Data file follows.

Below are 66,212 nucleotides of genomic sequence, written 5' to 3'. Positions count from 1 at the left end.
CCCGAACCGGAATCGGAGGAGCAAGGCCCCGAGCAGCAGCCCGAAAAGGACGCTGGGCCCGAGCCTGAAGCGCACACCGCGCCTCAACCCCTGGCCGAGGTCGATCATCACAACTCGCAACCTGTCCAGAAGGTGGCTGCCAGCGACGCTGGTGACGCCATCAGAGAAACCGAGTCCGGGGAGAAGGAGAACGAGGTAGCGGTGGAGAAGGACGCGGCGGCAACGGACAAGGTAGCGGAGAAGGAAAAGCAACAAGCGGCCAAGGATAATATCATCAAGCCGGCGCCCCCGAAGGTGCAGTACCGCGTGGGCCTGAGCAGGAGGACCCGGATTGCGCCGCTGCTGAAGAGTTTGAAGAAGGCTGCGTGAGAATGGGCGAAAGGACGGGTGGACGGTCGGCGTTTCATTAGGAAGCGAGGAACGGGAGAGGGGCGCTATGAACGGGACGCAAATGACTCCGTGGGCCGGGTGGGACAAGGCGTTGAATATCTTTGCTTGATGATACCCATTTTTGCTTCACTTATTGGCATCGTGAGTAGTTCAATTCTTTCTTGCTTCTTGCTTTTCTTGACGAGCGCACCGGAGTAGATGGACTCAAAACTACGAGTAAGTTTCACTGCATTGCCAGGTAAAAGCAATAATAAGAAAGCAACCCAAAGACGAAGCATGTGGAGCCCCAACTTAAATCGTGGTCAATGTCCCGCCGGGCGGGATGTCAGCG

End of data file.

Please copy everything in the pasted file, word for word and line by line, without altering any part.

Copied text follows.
Below are 66,212 nucleotides of genomic sequence, written 5' to 3'. Positions count from 1 at the left end.
CCCGAACCGGAATCGGAGGAGCAAGGCCCCGAGCAGCAGCCCGAAAAGGACGCTGGGCCCGAGCCTGAAGCGCACACCGCGCCTCAACCCCTGGCCGAGGTCGATCATCACAACTCGCAACCTGTCCAGAAGGTGGCTGCCAGCGACGCTGGTGACGCCATCAGAGAAACCGAGTCCGGGGAGAAGGAGAACGAGGTAGCGGTGGAGAAGGACGCGGCGGCAACGGACAAGGTAGCGGAGAAGGAAAAGCAACAAGCGGCCAAGGATAATATCATCAAGCCGGCGCCCCCGAAGGTGCAGTACCGCGTGGGCCTGAGCAGGAGGACCCGGATTGCGCCGCTGCTGAAGAGTTTGAAGAAGGCTGCGTGAGAATGGGCGAAAGGACGGGTGGACGGTCGGCGTTTCATTAGGAAGCGAGGAACGGGAGAGGGGCGCTATGAACGGGACGCAAATGACTCCGTGGGCCGGGTGGGACAAGGCGTTGAATATCTTTGCTTGATGATACCCATTTTTGCTTCACTTATTGGCATCGTGAGTAGTTCAATTCTTTCTTGCTTCTTGCTTTTCTTGACGAGCGCACCGGAGTAGATGGACTCAAAACTACGAGTAAGTTTCACTGCATTGCCAGGTAAAAGCAATAATAAGAAAGCAACCCAAAGACGAAGCATGTGGAGCCCCAACTTAAATCGTGGTCAATGTCCCGCCGGGCGGGATGTCAGCG